Group calls for Manus men

Bendigo Weekly | Bendigo Weekly | 17-Nov-2017

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Nay Chee Aung, Zahir Azimi, Kaye Graves, Helen Kapalos and Sam Almalik.
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MEMBERS of the Loddon Mallee Regional Advisory Council are formally requesting to resettle within the region up to 300 refugees and asylum seekers from Manus Island.

At the inaugural meeting of the council, Victorian Multicultural Commission chairperson Helen Kapalos said council members asked the commission to write a collective letter to Victorian premier Daniel Andrews asking that he reaffirm his commitment to resettling people from Manus Island.

Ms Kapalos said the request would be presented to VMC commissioners.

Loddon Mallee could also be a candidate location to settle Assyrian families who arrived in Australia as part of an humanitarian intake.

Most of the families were farmers in their home country and their experience could be utilised in Australian agriculture.

“They want to know is there any way we can have subsidies from government, is there any way we can seek partnerships in regional areas to look at furthering our prospects in regional resettlement,” Ms Kapalos said.

“We are in the process of conducting several bus tours and we are hoping that Bendigo can be introduced and certainly in this meeting it was flagged with us by the group that Bendigo would like to be part of it.

“Mildura certainly is part of it.”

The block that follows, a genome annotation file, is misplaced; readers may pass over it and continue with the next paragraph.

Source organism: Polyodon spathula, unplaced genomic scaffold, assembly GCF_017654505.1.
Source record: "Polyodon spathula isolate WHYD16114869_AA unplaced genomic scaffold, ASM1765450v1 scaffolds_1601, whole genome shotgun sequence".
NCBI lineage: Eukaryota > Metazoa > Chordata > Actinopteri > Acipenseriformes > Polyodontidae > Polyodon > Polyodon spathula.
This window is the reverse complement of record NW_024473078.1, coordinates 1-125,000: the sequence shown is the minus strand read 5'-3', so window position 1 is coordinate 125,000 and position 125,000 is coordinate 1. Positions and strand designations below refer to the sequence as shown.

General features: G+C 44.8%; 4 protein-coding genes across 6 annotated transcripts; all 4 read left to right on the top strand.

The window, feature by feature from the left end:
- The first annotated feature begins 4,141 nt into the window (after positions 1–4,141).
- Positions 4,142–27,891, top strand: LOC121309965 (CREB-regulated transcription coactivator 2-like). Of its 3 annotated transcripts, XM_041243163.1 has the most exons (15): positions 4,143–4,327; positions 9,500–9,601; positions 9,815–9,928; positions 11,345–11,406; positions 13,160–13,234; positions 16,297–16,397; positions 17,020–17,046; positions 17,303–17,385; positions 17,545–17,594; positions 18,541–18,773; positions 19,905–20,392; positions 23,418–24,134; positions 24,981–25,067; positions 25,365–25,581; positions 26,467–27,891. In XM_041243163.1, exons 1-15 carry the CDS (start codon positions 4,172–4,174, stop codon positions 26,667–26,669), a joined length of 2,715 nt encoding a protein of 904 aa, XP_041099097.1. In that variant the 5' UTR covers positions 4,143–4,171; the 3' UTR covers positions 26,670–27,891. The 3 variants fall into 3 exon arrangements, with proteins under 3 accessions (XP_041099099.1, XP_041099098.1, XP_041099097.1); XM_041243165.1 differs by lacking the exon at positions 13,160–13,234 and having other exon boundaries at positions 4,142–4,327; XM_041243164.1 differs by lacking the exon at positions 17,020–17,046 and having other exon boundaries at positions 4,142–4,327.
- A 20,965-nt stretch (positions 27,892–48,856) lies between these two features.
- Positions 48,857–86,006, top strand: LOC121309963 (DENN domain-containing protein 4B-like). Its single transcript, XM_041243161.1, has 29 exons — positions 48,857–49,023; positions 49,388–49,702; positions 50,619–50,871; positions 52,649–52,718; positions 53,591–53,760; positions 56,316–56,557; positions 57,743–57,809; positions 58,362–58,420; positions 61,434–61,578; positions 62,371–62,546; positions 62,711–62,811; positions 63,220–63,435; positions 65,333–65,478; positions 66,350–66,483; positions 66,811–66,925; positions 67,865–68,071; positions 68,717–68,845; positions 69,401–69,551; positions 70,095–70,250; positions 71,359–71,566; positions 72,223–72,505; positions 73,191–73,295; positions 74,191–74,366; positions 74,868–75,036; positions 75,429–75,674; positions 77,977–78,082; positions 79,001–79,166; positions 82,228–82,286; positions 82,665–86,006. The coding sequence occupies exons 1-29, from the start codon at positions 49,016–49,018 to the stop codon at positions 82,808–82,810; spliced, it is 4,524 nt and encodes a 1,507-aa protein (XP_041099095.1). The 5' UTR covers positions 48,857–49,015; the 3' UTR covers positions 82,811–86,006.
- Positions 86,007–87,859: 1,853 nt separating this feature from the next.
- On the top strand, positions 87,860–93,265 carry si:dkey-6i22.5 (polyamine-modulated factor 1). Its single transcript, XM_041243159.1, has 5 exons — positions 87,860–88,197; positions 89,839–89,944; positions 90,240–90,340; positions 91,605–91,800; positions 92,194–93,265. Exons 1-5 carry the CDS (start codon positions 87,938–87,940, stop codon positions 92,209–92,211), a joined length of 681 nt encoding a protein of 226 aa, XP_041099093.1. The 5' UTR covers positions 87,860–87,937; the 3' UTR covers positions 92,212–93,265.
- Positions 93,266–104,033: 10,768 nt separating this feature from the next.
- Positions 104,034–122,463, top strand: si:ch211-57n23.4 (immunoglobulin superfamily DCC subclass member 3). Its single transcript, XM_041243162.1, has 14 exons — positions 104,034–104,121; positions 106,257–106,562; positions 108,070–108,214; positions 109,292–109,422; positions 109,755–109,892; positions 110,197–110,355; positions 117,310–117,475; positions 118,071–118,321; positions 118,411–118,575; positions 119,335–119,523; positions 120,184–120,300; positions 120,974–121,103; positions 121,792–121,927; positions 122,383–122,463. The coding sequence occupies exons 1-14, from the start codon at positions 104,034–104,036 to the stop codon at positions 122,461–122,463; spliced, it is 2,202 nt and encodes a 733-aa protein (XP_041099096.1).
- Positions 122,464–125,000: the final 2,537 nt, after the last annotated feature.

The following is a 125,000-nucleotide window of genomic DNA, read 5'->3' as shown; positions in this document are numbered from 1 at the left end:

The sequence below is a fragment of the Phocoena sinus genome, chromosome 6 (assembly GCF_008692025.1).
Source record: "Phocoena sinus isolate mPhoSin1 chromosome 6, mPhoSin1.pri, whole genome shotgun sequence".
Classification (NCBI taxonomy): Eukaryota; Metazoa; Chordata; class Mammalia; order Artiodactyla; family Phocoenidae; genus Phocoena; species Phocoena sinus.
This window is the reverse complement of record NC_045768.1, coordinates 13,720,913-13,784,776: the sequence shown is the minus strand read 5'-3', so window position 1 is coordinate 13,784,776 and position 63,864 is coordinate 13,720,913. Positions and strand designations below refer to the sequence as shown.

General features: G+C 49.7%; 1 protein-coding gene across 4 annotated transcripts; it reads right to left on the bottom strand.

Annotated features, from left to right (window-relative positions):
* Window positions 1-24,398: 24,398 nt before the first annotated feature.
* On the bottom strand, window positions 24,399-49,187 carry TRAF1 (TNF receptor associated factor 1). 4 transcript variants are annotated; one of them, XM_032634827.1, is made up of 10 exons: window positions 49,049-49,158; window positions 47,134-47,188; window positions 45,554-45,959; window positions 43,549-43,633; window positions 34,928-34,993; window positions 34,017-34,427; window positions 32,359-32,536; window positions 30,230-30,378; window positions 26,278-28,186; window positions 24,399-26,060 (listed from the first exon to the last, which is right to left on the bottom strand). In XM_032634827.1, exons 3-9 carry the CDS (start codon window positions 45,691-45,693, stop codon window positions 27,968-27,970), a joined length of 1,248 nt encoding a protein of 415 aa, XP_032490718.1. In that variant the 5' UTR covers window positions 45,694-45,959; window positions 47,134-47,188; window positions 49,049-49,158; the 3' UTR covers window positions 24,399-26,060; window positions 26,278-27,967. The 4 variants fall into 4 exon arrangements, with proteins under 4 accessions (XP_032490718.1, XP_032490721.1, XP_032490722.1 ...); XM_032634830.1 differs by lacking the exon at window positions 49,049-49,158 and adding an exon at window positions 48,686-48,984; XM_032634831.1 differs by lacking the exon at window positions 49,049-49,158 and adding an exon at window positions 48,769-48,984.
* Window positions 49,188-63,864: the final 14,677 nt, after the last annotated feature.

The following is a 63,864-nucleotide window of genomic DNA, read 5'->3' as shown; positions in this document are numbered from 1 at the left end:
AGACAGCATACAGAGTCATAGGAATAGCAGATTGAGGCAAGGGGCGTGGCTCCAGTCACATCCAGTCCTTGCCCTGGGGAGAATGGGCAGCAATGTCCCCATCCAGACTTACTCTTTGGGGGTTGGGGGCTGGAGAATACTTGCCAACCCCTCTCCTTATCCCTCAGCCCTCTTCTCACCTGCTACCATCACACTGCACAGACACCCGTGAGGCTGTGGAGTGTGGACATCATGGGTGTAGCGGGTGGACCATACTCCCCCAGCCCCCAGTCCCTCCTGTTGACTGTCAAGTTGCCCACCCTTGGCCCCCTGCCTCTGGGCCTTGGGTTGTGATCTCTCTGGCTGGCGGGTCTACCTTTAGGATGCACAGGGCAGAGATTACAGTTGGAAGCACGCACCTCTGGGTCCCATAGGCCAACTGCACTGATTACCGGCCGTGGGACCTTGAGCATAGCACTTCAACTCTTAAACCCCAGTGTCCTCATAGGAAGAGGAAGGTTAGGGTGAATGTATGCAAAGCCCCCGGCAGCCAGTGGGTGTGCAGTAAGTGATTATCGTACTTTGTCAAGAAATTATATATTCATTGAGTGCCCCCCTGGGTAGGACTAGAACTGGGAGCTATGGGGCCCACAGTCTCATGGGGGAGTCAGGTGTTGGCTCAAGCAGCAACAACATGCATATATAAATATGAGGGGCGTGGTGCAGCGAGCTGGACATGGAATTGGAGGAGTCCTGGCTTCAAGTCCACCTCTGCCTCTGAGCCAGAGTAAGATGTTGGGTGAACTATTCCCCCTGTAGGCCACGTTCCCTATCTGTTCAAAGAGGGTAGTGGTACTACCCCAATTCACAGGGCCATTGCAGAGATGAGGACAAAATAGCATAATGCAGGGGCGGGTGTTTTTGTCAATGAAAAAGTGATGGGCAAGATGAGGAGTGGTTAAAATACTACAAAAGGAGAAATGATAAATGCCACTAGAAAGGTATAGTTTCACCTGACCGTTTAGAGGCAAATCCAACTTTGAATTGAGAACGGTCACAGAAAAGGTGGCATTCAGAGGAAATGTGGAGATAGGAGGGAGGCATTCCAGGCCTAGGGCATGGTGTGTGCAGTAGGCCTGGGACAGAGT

The council, which covers an area including the Macedon Ranges, Bendigo, Swan Hill and Mildura, has been formed to advise the commission on issues within the region.

Council member and settlement services worker Nay Chee Aung said the acquisition of English language skills was critical to people settling well in the area.

Mr Aung said access to interpreters was also important, particularly when new arrivals were accessing health, legal and community services, “in areas where miscommunication could lead to something terrible”.

Colleague Zahir Azimi said he thought the biggest challenge for people was finding work.

As a settlement services worker, Mr Azimi was helping with employment even if it was not part of his job, but he said there was a bigger challenge of finding meaningful work.

“That is why unfortunately we are losing some families, they are relocating to some other areas because of employment,” he said.

VMC commissioner Sam Almaliki said the council would meet three or four times a year in different regional centres.

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